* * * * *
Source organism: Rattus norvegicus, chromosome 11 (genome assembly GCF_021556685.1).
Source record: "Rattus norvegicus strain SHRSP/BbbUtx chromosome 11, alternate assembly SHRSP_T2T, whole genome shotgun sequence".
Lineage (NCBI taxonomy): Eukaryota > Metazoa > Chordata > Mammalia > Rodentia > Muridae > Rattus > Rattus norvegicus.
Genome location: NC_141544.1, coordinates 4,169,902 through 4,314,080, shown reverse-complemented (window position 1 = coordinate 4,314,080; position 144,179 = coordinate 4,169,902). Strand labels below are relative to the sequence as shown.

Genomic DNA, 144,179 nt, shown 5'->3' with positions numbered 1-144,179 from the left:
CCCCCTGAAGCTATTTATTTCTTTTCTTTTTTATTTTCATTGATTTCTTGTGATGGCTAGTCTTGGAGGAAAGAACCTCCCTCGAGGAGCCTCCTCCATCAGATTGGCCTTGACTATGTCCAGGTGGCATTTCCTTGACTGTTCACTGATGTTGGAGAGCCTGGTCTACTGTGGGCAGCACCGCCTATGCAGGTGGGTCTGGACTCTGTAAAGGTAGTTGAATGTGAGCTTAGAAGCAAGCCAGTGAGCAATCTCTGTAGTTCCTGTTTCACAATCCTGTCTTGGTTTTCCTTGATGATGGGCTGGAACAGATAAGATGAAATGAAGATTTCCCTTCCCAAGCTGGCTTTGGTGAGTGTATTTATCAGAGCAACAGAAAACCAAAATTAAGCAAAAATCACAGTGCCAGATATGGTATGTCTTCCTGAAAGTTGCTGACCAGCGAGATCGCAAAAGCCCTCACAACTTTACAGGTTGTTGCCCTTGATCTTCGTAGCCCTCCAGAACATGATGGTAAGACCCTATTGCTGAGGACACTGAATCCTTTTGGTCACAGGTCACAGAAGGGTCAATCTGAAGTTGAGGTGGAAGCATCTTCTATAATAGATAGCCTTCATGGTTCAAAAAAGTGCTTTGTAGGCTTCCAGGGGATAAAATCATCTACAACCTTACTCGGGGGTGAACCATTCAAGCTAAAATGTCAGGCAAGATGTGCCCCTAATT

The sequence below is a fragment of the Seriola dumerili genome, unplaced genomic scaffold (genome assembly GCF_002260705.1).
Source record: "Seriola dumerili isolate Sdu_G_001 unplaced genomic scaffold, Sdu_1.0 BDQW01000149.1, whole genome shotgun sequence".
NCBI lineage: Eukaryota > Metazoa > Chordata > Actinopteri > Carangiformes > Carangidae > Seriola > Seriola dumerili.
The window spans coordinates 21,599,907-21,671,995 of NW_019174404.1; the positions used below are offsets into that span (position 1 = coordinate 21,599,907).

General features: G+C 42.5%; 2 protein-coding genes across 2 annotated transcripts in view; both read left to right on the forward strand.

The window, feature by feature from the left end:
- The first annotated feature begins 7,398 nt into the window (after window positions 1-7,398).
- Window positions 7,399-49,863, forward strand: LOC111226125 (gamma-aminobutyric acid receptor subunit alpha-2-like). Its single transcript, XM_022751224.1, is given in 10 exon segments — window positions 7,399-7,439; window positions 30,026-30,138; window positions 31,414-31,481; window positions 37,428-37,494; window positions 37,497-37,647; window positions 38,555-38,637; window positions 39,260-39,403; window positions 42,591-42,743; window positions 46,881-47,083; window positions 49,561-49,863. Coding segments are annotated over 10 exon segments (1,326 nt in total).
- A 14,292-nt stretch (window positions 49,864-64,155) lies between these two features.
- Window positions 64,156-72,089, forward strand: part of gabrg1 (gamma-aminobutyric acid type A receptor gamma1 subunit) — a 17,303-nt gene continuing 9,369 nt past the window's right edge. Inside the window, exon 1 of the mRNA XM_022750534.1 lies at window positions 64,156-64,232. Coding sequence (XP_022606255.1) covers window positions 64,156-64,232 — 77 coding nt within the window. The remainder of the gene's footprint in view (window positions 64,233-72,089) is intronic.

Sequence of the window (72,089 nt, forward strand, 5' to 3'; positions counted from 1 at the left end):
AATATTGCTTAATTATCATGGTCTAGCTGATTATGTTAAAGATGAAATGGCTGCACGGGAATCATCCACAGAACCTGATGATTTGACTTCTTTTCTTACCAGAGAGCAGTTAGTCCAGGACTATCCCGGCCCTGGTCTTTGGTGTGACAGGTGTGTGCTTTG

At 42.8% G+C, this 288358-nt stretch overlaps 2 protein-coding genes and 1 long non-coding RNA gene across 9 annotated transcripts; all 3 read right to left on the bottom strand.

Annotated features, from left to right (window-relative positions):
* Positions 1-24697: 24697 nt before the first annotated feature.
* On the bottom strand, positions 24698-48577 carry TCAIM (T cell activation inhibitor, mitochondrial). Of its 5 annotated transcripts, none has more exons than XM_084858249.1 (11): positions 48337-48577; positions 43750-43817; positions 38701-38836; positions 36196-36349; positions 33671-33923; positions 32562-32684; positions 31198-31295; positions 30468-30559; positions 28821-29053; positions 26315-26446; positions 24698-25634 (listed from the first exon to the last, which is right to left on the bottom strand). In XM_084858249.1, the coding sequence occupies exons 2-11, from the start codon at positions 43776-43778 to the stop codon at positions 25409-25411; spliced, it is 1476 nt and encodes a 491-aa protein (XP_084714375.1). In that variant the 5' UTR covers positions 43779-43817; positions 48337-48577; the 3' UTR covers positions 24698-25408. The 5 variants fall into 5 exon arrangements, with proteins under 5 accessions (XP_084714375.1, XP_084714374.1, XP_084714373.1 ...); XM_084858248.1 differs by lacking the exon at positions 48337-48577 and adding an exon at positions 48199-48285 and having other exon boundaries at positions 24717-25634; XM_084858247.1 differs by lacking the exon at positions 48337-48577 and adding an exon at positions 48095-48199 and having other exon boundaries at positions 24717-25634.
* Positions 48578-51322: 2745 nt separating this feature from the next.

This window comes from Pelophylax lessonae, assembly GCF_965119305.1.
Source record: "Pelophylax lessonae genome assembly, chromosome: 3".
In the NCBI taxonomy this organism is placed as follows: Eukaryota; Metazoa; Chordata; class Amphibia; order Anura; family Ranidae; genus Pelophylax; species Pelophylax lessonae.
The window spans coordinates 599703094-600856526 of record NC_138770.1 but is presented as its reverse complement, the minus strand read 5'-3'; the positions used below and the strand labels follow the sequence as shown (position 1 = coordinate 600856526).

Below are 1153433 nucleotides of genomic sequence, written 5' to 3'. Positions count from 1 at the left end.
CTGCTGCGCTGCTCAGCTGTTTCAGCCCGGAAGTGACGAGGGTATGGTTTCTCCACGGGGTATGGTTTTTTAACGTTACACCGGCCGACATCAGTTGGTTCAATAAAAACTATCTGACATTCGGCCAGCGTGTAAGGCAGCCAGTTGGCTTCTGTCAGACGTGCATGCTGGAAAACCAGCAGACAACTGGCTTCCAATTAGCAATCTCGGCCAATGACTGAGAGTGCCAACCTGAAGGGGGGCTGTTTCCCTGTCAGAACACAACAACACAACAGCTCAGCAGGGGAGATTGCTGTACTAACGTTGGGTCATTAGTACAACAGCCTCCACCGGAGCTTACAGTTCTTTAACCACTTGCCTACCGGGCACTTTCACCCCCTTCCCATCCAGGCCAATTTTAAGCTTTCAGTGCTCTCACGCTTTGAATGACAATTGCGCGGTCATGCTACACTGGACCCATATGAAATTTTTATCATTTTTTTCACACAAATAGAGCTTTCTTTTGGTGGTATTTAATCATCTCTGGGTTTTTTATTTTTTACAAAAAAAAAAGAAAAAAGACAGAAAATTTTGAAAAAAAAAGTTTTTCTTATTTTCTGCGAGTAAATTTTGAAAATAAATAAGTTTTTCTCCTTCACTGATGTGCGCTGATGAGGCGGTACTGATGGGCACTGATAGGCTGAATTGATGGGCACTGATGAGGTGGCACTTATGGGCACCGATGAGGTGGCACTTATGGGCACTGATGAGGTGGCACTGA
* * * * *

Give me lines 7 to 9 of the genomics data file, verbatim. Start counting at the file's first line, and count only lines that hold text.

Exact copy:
The sequence below is a fragment of the Seriola dumerili genome, unplaced genomic scaffold (genome assembly GCF_002260705.1).
Source record: "Seriola dumerili isolate Sdu_G_001 unplaced genomic scaffold, Sdu_1.0 BDQW01000149.1, whole genome shotgun sequence".
NCBI lineage: Eukaryota > Metazoa > Chordata > Actinopteri > Carangiformes > Carangidae > Seriola > Seriola dumerili.